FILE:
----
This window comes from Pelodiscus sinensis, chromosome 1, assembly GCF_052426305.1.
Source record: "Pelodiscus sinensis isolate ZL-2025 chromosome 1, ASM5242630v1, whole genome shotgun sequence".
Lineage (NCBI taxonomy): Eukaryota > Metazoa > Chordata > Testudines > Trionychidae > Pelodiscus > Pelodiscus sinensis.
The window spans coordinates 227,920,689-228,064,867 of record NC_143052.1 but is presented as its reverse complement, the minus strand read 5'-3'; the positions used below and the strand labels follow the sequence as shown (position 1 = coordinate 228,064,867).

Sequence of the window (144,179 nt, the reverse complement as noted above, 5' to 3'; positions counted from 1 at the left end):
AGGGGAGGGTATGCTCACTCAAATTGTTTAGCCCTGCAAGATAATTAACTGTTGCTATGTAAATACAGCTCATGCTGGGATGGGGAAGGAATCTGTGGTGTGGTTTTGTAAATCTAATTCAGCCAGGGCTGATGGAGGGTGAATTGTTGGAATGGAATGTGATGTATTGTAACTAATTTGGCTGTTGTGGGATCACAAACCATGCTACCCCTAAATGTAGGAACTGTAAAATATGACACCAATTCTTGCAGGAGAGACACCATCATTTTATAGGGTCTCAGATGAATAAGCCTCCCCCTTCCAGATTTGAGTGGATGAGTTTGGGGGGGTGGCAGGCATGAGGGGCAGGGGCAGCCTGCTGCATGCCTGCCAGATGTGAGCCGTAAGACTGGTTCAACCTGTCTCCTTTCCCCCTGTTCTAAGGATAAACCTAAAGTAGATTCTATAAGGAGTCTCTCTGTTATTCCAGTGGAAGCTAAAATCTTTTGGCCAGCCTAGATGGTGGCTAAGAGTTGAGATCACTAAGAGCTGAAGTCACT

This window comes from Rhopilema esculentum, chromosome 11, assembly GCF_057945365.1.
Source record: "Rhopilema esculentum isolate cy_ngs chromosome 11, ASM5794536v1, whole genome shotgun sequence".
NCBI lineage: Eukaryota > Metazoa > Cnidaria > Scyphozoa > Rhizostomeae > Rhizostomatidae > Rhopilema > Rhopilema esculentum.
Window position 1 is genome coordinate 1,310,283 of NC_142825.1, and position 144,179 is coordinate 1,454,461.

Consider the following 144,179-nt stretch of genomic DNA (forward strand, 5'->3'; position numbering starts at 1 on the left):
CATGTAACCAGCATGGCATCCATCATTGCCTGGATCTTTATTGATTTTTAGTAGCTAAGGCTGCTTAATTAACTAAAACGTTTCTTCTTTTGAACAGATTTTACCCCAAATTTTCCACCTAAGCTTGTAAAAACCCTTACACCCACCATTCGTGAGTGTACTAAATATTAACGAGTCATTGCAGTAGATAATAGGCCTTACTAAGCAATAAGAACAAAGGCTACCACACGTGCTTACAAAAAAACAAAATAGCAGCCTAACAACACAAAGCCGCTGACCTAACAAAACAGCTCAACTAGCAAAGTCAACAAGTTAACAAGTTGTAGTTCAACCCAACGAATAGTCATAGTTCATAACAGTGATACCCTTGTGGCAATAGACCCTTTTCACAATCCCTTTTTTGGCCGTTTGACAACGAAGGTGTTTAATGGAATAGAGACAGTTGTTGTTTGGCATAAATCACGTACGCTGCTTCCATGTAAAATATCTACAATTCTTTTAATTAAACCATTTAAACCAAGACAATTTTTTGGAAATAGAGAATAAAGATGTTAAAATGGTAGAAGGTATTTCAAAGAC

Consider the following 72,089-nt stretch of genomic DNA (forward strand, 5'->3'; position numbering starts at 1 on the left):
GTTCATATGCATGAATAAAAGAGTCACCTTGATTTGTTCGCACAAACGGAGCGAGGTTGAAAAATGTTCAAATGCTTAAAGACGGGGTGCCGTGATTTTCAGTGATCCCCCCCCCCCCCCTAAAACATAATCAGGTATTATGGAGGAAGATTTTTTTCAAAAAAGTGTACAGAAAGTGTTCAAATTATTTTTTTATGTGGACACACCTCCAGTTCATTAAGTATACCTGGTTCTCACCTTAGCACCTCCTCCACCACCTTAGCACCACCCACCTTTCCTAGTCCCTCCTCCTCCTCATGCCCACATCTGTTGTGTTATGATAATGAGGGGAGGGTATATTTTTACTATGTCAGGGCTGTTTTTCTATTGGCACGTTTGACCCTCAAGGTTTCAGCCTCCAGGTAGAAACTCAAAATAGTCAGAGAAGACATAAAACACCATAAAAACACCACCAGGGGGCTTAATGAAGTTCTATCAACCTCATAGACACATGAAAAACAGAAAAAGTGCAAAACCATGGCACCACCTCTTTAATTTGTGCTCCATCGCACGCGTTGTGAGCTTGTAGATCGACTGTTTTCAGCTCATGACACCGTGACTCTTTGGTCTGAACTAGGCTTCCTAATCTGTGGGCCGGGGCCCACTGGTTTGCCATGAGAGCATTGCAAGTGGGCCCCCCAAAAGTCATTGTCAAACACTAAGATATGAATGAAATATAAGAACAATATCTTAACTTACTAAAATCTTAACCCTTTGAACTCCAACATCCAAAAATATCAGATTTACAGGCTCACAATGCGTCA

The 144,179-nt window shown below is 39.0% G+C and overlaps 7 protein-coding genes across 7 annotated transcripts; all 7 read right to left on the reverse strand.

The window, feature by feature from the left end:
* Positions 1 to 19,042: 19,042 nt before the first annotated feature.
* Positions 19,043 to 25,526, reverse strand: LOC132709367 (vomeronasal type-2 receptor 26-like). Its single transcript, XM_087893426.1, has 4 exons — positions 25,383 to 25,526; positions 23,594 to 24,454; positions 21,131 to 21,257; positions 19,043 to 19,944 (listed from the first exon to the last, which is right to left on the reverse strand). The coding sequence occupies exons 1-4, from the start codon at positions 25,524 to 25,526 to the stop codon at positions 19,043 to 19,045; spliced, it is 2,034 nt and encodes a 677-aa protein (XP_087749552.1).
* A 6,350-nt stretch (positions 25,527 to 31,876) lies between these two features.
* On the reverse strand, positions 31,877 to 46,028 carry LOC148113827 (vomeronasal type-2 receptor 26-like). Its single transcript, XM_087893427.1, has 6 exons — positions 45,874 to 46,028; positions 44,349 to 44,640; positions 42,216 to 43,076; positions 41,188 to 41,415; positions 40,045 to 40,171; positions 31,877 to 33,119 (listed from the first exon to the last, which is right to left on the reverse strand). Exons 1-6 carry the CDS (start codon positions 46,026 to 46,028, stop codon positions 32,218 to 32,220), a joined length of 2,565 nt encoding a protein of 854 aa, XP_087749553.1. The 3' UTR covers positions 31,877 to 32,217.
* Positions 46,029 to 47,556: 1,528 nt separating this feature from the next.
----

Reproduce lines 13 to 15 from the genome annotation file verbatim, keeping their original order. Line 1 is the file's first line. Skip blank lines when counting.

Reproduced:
Consider the following 72,089-nt stretch of genomic DNA (forward strand, 5'->3'; position numbering starts at 1 on the left):
GTTCATATGCATGAATAAAAGAGTCACCTTGATTTGTTCGCACAAACGGAGCGAGGTTGAAAAATGTTCAAATGCTTAAAGACGGGGTGCCGTGATTTTCAGTGATCCCCCCCCCCCCCCTAAAACATAATCAGGTATTATGGAGGAAGATTTTTTTCAAAAAAGTGTACAGAAAGTGTTCAAATTATTTTTTTATGTGGACACACCTCCAGTTCATTAAGTATACCTGGTTCTCACCTTAGCACCTCCTCCACCACCTTAGCACCACCCACCTTTCCTAGTCCCTCCTCCTCCTCATGCCCACATCTGTTGTGTTATGATAATGAGGGGAGGGTATATTTTTACTATGTCAGGGCTGTTTTTCTATTGGCACGTTTGACCCTCAAGGTTTCAGCCTCCAGGTAGAAACTCAAAATAGTCAGAGAAGACATAAAACACCATAAAAACACCACCAGGGGGCTTAATGAAGTTCTATCAACCTCATAGACACATGAAAAACAGAAAAAGTGCAAAACCATGGCACCACCTCTTTAATTTGTGCTCCATCGCACGCGTTGTGAGCTTGTAGATCGACTGTTTTCAGCTCATGACACCGTGACTCTTTGGTCTGAACTAGGCTTCCTAATCTGTGGGCCGGGGCCCACTGGTTTGCCATGAGAGCATTGCAAGTGGGCCCCCCAAAAGTCATTGTCAAACACTAAGATATGAATGAAATATAAGAACAATATCTTAACTTACTAAAATCTTAACCCTTTGAACTCCAACATCCAAAAATATCAGATTTACAGGCTCACAATGCGTCA

The 144,179-nt window shown below is 39.0% G+C and overlaps 7 protein-coding genes across 7 annotated transcripts; all 7 read right to left on the reverse strand.